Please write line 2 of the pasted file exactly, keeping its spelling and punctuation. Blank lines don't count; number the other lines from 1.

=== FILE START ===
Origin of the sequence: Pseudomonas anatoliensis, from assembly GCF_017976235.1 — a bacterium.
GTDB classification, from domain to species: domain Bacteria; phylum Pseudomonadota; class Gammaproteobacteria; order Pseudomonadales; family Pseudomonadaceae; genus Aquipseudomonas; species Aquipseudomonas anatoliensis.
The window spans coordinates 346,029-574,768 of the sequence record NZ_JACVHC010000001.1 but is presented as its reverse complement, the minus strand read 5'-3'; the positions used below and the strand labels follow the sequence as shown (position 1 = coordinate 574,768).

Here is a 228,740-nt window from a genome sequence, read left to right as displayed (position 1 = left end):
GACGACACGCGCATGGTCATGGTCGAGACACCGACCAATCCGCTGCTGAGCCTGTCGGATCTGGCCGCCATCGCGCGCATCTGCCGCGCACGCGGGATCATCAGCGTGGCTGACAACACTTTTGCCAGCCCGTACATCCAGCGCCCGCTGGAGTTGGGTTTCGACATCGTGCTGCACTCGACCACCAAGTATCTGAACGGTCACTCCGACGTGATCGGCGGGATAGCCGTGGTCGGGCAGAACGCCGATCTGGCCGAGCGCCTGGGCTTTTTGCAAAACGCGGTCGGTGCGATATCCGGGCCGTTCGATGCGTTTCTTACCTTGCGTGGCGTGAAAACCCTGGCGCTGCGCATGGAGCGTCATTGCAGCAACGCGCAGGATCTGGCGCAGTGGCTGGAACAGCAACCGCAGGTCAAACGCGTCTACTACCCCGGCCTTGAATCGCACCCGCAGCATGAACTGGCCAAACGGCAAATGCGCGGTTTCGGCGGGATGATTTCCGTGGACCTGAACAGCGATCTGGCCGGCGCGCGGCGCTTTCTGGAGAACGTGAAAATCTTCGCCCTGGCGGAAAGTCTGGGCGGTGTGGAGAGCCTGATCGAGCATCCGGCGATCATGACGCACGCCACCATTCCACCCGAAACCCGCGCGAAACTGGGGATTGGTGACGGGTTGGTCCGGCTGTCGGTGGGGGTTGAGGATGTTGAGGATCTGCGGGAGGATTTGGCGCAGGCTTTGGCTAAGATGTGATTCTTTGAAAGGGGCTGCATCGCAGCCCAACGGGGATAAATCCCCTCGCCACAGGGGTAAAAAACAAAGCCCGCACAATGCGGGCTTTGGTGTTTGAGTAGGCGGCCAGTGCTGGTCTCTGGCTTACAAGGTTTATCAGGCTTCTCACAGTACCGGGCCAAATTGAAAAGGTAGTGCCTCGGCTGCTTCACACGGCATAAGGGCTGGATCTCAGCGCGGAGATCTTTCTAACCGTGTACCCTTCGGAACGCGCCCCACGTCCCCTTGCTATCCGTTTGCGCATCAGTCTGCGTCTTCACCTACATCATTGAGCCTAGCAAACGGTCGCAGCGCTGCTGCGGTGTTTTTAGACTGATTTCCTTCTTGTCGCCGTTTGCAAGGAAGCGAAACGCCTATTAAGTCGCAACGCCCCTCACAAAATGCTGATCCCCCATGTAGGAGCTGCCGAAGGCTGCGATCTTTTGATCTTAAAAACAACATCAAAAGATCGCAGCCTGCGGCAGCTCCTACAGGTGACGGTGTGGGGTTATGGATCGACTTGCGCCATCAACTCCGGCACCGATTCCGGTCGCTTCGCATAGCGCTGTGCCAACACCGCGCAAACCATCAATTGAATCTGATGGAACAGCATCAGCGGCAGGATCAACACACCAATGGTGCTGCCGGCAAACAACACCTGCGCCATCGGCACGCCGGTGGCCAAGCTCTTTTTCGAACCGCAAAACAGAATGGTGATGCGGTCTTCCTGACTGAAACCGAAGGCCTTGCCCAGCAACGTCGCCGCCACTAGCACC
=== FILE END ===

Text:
GTDB classification, from domain to species: domain Bacteria; phylum Pseudomonadota; class Gammaproteobacteria; order Pseudomonadales; family Pseudomonadaceae; genus Aquipseudomonas; species Aquipseudomonas anatoliensis.